An Austin school board candidate is advocating ignoring state regulations that she doesn’t agree with.

Carmen Tilton, running for Austin Independent School District’s at-large District 9 trustee seat, recently told a public audience that the school district should “feel free to be a little rebellious” and not follow potential upcoming state laws.

Last week, Tilton was asked at a candidate forum what AISD should do if the state legislature passed laws related to sexual identity and behavior, such as the recently attempted Texas Privacy Act, which would have prevented men from being allowed in women’s public restrooms. Tilton said the district should do everything it can to prevent such laws, but that ultimately the district should decide for itself.

“If something is passed despite our best efforts, the next job as a school district is to dig in and find the loopholes,” said Tilton. “And at the end of the day, look to see if there’s any enforcement. If there’s not enforcement, feel free to be a little rebellious.”

Tilton was also asked about the school district’s role in sex education, a topic that has stirred controversy because of AISD’s proposed new curriculum. She said the district should do what it wants, even if it runs contrary to the Texas Education Agency state standards.

“I’m going to come at this a little bit differently with a somewhat radical idea, but hear me out,” Tilton began. “If our community is asking for a curriculum which does not promote abstinence as the primary be-all-end-all, but rather is much more inclusive of the real world which we all live in … we shouldn’t feel that we have to stick to what the TEA tells us to do because, as it turns out, the TEA doesn’t have much authority in that realm. It’s on paper, true, but its enforcement mechanism is nonexistent.”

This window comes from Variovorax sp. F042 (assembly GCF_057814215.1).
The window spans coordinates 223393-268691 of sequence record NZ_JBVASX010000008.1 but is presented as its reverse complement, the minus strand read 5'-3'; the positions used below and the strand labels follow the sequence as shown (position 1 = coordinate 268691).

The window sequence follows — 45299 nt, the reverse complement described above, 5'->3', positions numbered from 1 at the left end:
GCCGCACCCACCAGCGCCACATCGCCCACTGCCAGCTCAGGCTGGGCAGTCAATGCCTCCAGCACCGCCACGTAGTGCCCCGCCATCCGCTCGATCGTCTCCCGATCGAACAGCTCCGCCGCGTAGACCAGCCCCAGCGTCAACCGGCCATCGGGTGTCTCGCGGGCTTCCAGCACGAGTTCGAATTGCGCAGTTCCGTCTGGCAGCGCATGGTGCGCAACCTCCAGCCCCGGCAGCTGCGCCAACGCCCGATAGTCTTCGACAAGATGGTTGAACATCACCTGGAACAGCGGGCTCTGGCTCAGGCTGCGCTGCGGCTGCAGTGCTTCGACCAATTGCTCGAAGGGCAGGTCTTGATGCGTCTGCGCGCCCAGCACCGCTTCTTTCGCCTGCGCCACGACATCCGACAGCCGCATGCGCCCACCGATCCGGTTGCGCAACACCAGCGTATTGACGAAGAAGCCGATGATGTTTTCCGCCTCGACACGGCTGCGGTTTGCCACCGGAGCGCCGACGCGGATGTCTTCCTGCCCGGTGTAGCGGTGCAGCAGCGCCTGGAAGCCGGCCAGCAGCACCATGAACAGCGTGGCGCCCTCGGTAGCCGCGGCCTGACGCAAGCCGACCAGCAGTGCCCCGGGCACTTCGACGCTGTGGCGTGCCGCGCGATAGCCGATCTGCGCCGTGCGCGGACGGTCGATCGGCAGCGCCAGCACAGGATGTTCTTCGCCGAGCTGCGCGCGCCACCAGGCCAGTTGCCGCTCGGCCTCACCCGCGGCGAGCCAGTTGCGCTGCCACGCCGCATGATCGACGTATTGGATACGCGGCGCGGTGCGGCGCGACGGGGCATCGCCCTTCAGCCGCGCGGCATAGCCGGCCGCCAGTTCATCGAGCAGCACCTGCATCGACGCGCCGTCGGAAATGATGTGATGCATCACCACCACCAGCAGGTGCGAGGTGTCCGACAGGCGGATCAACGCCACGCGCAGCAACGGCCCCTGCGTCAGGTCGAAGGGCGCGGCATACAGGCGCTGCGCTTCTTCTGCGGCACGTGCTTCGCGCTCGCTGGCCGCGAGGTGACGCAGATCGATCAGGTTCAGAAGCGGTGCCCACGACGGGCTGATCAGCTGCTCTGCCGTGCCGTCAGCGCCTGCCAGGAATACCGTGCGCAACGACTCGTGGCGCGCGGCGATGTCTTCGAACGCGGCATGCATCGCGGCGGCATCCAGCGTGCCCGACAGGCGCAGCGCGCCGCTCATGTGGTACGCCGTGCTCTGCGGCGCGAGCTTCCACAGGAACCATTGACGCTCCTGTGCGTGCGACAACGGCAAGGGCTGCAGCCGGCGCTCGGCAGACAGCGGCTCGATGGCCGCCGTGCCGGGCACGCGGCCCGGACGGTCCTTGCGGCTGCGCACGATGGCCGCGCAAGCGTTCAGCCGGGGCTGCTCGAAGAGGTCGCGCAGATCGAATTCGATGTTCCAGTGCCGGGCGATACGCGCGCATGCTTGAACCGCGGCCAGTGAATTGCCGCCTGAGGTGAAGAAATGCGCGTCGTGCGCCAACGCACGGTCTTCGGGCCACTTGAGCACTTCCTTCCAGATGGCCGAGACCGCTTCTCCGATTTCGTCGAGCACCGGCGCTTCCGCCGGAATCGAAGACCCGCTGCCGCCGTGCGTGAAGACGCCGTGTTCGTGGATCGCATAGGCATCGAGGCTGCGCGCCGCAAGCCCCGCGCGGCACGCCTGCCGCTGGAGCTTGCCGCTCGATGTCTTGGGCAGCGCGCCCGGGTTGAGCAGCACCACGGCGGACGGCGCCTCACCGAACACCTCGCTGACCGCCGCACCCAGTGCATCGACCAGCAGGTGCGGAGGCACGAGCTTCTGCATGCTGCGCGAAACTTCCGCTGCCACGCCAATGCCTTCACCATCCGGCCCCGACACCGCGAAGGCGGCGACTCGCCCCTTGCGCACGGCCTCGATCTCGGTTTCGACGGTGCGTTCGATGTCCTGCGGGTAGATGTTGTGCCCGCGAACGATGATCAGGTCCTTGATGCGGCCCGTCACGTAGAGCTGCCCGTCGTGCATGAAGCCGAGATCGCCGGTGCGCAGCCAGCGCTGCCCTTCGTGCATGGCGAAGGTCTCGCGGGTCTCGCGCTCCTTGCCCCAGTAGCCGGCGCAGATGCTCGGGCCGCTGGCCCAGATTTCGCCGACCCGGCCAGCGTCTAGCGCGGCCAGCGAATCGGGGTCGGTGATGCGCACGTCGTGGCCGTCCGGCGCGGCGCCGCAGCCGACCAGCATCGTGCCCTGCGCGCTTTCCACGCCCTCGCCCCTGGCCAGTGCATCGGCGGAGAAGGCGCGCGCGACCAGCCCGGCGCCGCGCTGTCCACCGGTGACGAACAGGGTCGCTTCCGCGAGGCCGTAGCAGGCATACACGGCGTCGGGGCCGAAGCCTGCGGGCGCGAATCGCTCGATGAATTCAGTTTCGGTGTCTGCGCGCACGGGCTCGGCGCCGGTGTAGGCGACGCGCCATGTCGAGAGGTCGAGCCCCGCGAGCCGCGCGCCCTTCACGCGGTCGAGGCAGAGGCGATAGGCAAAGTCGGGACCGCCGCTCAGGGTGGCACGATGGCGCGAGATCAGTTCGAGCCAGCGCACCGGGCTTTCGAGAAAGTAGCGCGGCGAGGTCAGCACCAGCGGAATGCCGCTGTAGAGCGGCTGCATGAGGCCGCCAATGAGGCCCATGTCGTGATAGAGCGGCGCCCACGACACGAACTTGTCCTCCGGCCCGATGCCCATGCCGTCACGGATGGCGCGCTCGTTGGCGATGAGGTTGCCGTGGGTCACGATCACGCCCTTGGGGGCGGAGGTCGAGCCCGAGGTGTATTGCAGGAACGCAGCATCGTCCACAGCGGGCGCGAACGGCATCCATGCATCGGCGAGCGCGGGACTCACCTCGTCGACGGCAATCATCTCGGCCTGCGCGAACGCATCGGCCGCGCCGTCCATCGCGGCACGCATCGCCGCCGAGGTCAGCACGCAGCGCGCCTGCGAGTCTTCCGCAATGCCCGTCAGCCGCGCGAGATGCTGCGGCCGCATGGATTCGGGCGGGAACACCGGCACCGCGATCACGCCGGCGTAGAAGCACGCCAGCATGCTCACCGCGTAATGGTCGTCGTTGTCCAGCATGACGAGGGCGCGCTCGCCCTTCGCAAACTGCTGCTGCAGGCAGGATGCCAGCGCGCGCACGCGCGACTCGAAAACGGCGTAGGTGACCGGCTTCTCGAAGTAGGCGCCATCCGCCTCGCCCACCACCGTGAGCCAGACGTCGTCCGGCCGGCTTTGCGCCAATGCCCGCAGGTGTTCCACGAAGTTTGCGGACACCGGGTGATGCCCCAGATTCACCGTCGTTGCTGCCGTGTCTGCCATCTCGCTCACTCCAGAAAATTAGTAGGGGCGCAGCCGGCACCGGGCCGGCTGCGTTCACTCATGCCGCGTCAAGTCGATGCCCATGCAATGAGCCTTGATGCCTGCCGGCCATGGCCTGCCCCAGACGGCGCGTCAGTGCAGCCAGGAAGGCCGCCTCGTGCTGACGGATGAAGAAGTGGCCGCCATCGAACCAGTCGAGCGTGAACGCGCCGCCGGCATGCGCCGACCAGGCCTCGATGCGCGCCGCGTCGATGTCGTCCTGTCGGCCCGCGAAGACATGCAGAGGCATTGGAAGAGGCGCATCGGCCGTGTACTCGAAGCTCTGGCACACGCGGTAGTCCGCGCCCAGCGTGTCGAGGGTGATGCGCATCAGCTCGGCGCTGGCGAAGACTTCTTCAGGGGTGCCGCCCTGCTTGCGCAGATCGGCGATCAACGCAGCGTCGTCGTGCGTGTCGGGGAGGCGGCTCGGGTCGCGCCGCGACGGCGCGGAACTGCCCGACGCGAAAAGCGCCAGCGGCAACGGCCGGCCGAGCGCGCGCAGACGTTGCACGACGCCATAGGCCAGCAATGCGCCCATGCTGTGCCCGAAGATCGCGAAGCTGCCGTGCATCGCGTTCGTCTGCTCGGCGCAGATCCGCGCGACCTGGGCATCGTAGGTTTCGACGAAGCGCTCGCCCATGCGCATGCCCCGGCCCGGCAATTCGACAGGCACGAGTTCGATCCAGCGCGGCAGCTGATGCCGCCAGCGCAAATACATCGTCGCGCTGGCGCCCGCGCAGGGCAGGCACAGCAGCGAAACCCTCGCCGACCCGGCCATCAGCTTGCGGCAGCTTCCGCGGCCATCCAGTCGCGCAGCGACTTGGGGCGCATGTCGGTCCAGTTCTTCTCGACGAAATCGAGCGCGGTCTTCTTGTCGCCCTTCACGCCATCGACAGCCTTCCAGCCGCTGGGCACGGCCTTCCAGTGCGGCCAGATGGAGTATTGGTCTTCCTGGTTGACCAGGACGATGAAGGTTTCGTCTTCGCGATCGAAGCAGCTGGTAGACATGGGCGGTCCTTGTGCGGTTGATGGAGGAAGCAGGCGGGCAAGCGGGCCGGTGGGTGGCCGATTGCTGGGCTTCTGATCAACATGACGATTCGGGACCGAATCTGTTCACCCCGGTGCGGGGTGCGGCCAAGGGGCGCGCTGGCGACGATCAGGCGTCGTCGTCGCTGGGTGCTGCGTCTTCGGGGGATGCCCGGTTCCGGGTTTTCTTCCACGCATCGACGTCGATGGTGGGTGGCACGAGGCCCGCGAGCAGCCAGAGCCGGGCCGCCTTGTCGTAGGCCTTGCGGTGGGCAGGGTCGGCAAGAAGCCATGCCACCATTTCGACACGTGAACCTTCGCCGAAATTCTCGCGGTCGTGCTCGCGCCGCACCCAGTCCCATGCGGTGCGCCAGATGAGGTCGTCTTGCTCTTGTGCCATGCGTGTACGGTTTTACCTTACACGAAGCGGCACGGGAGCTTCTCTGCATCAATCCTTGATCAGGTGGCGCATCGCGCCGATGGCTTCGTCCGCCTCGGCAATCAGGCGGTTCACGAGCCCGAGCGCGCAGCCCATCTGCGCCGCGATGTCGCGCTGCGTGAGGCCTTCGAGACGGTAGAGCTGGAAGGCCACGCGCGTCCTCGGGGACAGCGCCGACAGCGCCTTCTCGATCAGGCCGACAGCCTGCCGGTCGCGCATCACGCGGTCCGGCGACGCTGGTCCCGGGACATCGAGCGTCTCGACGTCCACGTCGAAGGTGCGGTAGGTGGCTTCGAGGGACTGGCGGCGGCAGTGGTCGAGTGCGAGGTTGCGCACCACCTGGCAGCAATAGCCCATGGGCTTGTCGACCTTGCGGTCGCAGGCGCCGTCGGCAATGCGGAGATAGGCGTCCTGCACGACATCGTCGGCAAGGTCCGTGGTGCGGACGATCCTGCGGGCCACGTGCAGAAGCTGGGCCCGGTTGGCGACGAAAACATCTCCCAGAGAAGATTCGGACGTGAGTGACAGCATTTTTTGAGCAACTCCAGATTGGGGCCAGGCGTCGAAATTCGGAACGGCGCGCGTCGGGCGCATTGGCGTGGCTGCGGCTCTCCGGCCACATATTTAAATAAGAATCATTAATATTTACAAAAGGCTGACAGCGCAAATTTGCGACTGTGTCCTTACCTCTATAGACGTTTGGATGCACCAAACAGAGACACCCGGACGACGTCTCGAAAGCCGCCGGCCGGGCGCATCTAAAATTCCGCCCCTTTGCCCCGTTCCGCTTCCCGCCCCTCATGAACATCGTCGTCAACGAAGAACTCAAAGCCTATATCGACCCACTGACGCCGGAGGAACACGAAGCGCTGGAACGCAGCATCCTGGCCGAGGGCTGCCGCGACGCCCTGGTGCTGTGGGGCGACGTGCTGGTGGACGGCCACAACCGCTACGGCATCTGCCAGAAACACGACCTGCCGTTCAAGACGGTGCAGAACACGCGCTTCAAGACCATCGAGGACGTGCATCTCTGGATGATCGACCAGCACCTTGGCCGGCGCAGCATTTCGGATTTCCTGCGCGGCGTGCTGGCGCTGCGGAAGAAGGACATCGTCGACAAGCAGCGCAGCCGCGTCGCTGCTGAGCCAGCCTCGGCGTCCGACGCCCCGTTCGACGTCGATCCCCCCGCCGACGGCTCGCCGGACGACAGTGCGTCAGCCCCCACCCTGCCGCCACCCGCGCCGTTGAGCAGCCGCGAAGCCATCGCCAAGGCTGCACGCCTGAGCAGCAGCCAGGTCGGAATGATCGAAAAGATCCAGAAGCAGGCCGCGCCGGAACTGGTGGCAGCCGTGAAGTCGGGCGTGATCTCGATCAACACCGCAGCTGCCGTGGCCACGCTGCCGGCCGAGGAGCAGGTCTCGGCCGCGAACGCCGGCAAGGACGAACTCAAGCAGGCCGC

Another candidate in the race had a different view on the topic. Sam Russo, who said he is the only candidate who has actually taught the Austin ISD sex education course, stated the district’s new proposed curriculum violates state law.

“I have personally gone through the 625 pages of this curriculum, and it does not follow state law regarding promotion of abstinence, not even remotely, nor does it discuss the age of consent,” said Russo. “It actually promotes behavior that’s considered sexual assault in the state of Texas … the curriculum is flat out not in compliance with the state of Texas nor compliant with what our district should be doing.”

Russo also said he is concerned the district’s leadership has shut out diverse parental input in general, specifically in the decision-making process of the new curriculum. He claimed that, rather than encouraging parental authority over what content their child opts in to, the district leadership has instead tried to usurp control and issue its own mandates.

“As soon as the district crosses that line and starts to say we’re the controlling authority, then all of a sudden parents no longer feel it’s a safe climate for them to engage freely,” he said. “They will opt out by leaving our district, and I feel that many have already done so.”

Russo said he is fighting for accountability and transparency on the board, to bring an attitude of inclusion and responsibility instead of defiance.

“We’ve lost thousands of students, and out of those I’ve talked to who are administrators, teachers, and former families, they’ve said it’s because they felt like they had lost the control to have access to parent their child.”

Early voting continues through Friday, with Election Day on November 6.

Jacob Asmussen

Jacob Asmussen is a Senior Journalist for Texas Scorecard. He attended the University of Mary Hardin-Baylor and in 2017 earned a double major in public relations and piano performance.


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